“To the end of a beautiful era.”
This was not a doomsday condolence but a telegram from a friend to mark the end of the service in India.
Just before telegram’s plug was pulled off on July 15, I dashed to the telegraph office, hoping to use the service at least once in my life time. Armed with addresses and messages, I sent telegrams to half-a-dozen of my family (of course, to my own address), friends and relatives.
“On the edge of transition, westand together,” I wrote to one friend.
“The world is not a sphere or flat. It is shaped by what was, what is and what will be,” to another.
Line after line of sentimental messages flowed from my pen into the form. This was my first and last time sending telegrams.
When I was in Std. V, I had a chapter in my English text book on writing telegrams. I never understood why it was there until I actually sent a telegram.
I had a five-mark compulsory question on this. We would have to write morbid messages like “Uncle dead. Stop. Return.”
This chapter and question was replaced by e-mail writing in high school which had a revamped syllabus to accommodate new developments. ‘At the rate’ replaced ‘Stop,’ and announcing fake deaths or victories were replaced by online job applications via e-mail.
School training came back in an instant and I realised telegram writing is brevity at its best. Forget 140 characters of Twitter, here you had to be stingy with words, not because the medium won’t let you write more at a time, but because they cost you. The telegram was a private message transmitted by public officials. The official to whom I gave my message read it out loud for verification. The office where it was received printed it and upon reaching its destination the telegram was read out loud to the receiver. So nothing was exactly private. But it was not public either. People writing telegrams used the limited space available to them after giving it much thought. As I was doing, when I wrote on the forms.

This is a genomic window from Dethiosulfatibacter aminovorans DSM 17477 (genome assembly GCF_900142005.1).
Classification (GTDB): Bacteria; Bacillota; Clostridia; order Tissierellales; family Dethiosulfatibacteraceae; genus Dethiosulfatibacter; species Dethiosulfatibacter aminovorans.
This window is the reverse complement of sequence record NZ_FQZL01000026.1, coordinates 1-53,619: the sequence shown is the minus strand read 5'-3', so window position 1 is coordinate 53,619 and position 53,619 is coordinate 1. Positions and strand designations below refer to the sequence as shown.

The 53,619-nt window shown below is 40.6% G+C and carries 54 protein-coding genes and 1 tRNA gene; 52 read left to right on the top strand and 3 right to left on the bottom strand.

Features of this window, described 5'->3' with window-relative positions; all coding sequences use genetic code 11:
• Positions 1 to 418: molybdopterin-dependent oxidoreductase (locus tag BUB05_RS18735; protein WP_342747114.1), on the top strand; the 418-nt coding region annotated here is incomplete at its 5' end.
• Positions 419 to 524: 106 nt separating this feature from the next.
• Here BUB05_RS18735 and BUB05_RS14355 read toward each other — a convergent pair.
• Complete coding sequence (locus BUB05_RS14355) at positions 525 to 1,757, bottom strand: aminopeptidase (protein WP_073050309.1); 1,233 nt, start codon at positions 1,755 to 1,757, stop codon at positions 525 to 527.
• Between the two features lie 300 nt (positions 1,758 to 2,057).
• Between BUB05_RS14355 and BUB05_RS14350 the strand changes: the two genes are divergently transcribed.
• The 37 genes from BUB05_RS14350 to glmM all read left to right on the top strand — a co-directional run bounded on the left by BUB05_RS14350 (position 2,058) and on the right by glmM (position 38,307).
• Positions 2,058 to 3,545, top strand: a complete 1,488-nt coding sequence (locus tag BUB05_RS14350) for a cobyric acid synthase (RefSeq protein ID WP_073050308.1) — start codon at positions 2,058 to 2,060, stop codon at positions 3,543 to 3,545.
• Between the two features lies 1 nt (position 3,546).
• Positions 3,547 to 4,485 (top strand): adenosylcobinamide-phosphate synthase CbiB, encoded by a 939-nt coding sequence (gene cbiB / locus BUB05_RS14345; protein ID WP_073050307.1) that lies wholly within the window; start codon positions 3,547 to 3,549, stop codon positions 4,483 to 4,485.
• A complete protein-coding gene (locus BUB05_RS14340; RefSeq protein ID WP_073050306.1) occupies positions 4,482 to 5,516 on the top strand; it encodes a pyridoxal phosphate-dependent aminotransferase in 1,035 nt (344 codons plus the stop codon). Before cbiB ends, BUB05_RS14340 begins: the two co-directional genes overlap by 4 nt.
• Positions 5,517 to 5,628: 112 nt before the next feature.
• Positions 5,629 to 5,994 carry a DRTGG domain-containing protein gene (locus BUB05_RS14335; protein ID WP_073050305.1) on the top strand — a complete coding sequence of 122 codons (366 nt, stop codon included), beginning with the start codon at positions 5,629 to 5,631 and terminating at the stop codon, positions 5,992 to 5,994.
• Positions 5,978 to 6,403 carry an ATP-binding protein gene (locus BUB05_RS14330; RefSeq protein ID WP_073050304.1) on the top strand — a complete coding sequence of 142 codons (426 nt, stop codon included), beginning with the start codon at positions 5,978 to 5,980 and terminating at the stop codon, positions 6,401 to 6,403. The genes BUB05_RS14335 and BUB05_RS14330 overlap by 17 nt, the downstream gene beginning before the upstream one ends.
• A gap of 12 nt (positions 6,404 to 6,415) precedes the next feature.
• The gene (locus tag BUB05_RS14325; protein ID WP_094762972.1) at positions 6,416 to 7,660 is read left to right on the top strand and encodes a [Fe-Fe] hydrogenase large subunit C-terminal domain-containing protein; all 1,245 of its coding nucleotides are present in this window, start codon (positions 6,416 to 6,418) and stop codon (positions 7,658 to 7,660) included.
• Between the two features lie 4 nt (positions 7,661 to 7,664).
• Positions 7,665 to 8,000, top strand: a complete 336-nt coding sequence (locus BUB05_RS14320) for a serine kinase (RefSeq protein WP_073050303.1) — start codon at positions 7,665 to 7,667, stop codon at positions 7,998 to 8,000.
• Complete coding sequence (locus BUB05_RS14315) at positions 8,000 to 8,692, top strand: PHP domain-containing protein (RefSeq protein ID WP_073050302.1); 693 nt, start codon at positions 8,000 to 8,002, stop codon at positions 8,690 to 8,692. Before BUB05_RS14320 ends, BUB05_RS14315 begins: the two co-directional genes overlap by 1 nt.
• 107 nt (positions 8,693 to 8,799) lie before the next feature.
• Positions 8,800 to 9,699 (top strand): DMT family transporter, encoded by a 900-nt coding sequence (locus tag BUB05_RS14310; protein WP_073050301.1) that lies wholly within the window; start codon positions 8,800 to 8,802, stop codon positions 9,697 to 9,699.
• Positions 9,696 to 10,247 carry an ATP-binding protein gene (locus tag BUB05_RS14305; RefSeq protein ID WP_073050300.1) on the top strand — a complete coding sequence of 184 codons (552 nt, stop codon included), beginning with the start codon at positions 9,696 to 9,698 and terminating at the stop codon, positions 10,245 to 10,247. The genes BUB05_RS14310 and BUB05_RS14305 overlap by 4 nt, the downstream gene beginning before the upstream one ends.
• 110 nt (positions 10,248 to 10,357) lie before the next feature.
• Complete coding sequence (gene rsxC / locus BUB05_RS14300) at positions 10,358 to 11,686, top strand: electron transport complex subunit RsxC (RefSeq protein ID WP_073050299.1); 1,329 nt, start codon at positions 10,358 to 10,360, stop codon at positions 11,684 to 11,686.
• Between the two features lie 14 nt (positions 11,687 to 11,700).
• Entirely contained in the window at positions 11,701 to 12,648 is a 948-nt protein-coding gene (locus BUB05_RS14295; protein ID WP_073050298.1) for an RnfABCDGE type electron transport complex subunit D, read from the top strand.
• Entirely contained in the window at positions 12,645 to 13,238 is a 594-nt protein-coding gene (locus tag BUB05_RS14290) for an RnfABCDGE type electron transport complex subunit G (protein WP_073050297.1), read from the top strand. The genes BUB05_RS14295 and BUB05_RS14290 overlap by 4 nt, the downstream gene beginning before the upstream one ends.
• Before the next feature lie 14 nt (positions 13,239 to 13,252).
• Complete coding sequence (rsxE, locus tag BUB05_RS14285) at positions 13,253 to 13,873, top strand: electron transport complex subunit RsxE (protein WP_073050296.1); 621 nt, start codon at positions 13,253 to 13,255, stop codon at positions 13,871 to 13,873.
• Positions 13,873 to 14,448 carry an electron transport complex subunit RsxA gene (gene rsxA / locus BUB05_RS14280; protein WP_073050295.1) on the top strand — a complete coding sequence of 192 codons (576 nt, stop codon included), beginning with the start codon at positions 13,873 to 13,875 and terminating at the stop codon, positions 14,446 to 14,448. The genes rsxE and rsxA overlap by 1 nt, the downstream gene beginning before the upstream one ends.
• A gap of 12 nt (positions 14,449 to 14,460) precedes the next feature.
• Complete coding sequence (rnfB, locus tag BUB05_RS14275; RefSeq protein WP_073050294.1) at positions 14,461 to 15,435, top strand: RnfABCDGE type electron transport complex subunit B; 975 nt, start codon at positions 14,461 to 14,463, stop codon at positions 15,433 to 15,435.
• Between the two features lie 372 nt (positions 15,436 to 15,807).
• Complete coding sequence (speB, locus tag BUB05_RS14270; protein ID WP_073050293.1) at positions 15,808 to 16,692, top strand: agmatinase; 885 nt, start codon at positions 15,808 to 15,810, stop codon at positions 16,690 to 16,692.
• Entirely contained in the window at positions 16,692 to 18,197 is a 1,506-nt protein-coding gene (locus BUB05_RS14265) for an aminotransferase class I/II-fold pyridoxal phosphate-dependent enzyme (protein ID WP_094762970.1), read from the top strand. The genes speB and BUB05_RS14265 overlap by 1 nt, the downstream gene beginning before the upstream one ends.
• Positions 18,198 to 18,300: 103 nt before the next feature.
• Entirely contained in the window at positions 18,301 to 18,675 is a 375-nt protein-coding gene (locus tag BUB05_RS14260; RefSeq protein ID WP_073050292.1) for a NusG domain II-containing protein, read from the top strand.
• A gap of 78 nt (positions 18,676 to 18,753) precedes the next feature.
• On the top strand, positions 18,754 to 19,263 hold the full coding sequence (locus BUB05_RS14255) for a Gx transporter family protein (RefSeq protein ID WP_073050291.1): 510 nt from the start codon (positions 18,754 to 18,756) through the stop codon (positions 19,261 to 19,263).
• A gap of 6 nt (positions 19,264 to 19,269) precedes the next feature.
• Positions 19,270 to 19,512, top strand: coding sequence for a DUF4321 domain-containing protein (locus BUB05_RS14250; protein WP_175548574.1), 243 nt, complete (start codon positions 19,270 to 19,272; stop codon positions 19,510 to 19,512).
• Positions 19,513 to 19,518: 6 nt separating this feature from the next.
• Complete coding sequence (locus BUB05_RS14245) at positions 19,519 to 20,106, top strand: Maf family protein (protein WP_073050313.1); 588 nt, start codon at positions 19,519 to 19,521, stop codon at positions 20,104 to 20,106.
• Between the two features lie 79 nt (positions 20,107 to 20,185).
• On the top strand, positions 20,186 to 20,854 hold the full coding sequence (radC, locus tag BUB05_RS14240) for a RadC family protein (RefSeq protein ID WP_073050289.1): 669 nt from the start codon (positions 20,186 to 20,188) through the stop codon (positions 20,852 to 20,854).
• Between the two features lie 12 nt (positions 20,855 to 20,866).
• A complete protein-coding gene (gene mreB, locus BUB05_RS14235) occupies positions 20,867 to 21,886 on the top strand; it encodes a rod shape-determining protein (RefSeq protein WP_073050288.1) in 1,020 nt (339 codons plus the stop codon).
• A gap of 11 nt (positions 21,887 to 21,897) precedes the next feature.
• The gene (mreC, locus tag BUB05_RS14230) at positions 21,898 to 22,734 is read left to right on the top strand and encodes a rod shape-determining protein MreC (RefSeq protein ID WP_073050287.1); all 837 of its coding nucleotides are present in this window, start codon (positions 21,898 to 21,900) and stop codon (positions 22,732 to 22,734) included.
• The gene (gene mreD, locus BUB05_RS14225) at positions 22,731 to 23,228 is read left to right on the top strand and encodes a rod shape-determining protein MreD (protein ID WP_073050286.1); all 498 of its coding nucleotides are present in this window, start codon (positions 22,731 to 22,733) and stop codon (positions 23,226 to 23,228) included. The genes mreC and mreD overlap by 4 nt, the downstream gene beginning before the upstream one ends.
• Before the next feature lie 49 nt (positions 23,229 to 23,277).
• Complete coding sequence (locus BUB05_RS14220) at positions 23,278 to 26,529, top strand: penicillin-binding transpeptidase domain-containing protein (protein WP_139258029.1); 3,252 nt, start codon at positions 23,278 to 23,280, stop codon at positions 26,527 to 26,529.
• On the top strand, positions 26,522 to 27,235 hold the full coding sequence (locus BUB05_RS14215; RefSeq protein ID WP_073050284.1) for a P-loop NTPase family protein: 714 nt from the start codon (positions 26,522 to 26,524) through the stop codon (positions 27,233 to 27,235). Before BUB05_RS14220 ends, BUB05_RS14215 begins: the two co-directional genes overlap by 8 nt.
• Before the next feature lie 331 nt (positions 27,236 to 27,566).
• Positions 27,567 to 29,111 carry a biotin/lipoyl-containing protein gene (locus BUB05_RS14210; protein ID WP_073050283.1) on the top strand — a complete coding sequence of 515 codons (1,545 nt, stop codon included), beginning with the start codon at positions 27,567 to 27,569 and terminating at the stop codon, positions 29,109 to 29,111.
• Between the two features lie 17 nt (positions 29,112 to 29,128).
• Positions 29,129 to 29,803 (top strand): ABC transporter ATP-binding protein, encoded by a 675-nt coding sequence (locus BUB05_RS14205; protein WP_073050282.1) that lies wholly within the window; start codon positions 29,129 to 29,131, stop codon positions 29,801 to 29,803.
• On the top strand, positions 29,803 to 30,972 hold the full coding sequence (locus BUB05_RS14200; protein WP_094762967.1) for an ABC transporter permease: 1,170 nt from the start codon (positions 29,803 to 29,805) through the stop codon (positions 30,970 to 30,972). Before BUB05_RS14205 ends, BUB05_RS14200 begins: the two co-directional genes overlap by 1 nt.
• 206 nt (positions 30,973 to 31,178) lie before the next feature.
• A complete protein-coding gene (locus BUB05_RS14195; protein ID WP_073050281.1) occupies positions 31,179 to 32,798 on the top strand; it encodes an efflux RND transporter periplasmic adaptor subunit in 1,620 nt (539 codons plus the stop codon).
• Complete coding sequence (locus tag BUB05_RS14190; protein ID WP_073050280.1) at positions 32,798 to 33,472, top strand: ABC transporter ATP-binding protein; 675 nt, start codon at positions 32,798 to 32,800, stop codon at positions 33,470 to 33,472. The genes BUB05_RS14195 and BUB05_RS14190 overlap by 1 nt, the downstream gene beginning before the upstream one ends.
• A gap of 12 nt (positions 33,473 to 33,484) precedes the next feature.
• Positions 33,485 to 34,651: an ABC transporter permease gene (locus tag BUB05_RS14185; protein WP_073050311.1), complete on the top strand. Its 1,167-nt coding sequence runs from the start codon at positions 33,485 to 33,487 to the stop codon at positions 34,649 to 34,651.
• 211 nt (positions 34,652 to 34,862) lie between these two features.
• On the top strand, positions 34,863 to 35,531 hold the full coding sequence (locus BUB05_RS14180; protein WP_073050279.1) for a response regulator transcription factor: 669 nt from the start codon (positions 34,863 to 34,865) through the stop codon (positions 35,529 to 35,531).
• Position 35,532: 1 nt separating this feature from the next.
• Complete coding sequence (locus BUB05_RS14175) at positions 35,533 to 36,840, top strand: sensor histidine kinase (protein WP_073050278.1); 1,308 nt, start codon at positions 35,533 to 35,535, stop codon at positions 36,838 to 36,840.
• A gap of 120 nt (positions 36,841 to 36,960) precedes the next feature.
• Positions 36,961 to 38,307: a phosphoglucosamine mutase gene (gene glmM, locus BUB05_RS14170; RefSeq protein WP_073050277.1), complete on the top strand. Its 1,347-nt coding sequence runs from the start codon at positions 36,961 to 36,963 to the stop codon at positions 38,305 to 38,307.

I was, perhaps a tourist, experiencing and romanticising a telegraph office. Others there were doing the same. Three photo journalists, who probably like me, had never entered a telegraph office before, clicked away voyeuristically. Bills, machines, men, messengers and message-givers – nothing escaped the eye of their lens.
The office was bare. With some chairs and a long table for customers to fill in the messages in the forms. There was a lone computer somewhere. The man behind the counter was wearing a cap; he panicked under the penetrating gaze of the camera and fumbled with the billing machine. It stopped working.
This was my attempt to create a moment when I could say – I used the telegram, you know. And here it was, being ruined by skinny operator, failing to feed paper in Dot Matrix Printer.
I had wanted to hound the officials at the telegraph office with questions of who, what, when, why, where and how. I decided against it. This was not going to be a news gathering exercise. I was doing something which I would never be able to do otherwise.
This was exclusive.
Additionally, my wife was surprise to read a telegram (taar) which said, “I Love You” . . .And, my daughter who received another “taar” …with a message, which says, ” Haven’t you seen in your closet darling.”
There was her birthday present. She Cheered.
Thank You Telegram.